Andy Walker at Accenture provides his opinion on the main themes to emerge from IBC2023

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As industry leaders gathered at IBC this month, they faced critical decisions on where to invest to secure their long-term viability. To remain relevant, media companies must prioritise innovation, embracing trends that engage audiences and sustain their businesses.

Here are five key trends business leaders navigated at the show:

Generative AI

The buzz around generative AI is hard to ignore. Its potential impact on the media industry is vast, spanning content creation, production, distribution, and personalisation. Generative AI can act as a creative co-pilot, aiding in content ideation, scheduling, and production acceleration. The technology can modernise distribution and commercialisation, elevating how media companies can distribute content to wider, yet targeted audiences, and manage and monetise assets more effectively.

The customer experience can be enriched, transforming passive consumption into active, participatory engagement. The data generated forms a continuous feedback loop, influencing future content creation. But success with generative AI requires investments in both talent and technology, emphasising the importance of training and skill development.

Broadcasters vs. Streaming Giants

Traditional broadcasters have been grappling with the dominance of streaming giants over the past decade. To catch up and compete, they must rethink their strategies. Content remains at the core, but creating or acquiring it at a reasonable cost is challenging. So, broadcasters may consider transitioning to become aggregators, exploring new revenue streams through subscriptions or ad-supported models.

Partnering with content creators and production companies can reduce costs, while data collected from diverse sources aids in user engagement and content acquisition decisions. But an aggregator model involves its own set of challenges, such as negotiating content licensing agreements and ensuring a seamless user experience. But those that take the right steps can stay relevant and competitive in the evolving media landscape.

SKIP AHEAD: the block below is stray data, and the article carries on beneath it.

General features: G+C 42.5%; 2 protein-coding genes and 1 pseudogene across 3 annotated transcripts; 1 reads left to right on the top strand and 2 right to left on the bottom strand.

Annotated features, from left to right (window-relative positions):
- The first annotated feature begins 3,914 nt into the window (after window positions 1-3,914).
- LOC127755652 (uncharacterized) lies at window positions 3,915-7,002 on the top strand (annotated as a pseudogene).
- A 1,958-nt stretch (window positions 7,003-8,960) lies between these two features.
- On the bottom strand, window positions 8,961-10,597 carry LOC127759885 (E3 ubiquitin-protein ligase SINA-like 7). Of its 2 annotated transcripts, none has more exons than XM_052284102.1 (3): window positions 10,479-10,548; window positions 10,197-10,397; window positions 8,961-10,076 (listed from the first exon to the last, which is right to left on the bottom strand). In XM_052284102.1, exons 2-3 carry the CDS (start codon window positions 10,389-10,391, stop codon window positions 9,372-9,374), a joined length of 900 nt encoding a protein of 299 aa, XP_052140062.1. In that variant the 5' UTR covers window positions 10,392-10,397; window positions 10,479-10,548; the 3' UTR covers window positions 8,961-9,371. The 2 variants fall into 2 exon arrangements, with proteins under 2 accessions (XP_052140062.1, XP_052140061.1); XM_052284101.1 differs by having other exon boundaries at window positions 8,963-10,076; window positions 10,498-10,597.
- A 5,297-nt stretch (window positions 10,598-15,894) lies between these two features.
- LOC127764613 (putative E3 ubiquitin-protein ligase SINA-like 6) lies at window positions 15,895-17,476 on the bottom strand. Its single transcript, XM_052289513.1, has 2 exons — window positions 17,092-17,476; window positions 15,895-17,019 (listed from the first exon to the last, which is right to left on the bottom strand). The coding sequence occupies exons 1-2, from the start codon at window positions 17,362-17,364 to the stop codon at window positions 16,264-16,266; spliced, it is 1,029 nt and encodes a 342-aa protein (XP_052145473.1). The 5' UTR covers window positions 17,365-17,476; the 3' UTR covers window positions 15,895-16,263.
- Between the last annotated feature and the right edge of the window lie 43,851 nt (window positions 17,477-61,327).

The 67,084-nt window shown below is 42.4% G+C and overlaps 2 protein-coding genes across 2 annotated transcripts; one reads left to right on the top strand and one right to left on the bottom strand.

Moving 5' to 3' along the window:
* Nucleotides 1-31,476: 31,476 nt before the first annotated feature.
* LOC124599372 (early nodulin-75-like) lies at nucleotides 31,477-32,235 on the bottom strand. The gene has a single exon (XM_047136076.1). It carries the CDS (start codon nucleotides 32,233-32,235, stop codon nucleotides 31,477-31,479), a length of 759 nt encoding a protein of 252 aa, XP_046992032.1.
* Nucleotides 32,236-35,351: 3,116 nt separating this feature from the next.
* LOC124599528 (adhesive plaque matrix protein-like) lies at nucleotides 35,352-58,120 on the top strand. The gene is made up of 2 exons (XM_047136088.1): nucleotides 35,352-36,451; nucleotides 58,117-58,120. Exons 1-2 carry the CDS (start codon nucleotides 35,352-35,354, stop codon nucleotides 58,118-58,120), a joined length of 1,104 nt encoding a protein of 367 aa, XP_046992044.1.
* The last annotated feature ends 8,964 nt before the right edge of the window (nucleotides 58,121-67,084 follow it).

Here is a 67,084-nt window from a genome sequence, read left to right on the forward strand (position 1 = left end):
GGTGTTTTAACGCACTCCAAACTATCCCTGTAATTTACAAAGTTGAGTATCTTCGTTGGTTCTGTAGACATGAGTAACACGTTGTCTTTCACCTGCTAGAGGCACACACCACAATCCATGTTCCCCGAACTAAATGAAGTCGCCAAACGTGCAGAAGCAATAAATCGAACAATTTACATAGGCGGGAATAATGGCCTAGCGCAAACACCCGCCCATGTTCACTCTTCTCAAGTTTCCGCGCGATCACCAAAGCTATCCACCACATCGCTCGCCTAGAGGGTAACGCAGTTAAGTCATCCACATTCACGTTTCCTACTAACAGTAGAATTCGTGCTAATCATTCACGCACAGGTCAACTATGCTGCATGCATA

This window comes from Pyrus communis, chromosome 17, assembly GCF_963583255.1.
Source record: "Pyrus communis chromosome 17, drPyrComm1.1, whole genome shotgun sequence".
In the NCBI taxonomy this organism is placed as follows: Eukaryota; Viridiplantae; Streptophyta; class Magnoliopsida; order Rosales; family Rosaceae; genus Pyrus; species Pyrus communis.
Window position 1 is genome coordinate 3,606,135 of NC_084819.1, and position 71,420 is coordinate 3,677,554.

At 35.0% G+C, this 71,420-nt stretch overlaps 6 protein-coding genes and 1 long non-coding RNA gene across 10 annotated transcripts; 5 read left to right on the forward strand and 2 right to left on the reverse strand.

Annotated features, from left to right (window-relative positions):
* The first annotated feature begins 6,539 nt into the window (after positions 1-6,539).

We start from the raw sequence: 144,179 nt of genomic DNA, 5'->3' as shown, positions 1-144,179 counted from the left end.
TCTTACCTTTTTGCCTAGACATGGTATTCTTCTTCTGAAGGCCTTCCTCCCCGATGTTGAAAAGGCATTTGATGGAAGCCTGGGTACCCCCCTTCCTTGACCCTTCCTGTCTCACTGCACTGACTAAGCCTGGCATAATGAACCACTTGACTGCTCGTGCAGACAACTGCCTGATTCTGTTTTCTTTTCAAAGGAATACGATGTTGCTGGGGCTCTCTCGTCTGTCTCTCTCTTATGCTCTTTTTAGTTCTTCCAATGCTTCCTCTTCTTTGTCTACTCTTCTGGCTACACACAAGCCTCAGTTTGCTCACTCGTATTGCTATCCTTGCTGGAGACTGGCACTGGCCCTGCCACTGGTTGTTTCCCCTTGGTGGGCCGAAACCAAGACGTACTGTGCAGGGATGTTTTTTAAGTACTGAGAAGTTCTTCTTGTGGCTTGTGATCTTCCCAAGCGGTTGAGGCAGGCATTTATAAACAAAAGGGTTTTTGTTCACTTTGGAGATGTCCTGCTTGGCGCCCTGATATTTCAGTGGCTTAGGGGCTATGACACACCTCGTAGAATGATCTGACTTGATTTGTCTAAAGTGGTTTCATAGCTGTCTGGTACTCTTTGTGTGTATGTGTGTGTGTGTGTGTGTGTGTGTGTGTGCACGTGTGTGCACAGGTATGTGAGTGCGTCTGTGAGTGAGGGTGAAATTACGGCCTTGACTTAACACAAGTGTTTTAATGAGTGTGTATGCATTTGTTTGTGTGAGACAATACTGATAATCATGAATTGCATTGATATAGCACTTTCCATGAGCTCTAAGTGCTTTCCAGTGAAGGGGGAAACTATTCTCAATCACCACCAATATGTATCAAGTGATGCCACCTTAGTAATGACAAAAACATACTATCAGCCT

Next-Level Audience Engagement

Audience engagement is crucial for media businesses’ success. Today, where content is abundant, media companies must compete for limited attention. Leveraging analytics to understand audience preferences, behaviours, demographics, and interactions is essential. And social TV must be embraced, allowing viewers to shape shows and foster discussions, increasing viewership and loyalty.

The Cloud-Based Newsroom of the Future

News production’s core pillars—gathering, creating, and distributing—remain unchanged, but the landscape has evolved. To address rising costs and declining profits, newsrooms must modernise their workflows and technologies within the content supply chain. Centralising content in the cloud streamlines production, localisation and distribution, providing a single destination for collaboration.

This approach reduces storage costs, minimises errors, enhances security, and enables automation. Access to a unified storage pool facilitates remote contributions, channel origination, and rapid content localisation, allowing quick responses to audience engagement.

A Crackdown on Password Sharing

The streaming industry is evolving with a crackdown on password sharing. While this may increase revenues for media companies, it could also lead to changes in consumer behaviour. Subscriptions may rise as people switch from shared to individual accounts, but there’s a risk of some consumers opting for basic packages or cancelling subscriptions altogether.

Consumers want a “super” streaming platform offering convenience and a single billing point. But the industry’s reluctance to open APIs poses challenges and we don’t know if a tipping point will come to force change. So, the outcome remains uncertain, but password sharing, and the future of streaming will have been on people’s minds in Amsterdam.

In conclusion, IBC 2023 delivered discussions on innovation and adaptation in the rapidly evolving media landscape. Business leaders must embrace these trends to ensure their organisations remain competitive and responsive to changing audience demands and technological advancements.


 Andy Walker is global communications and media industry lead at Accenture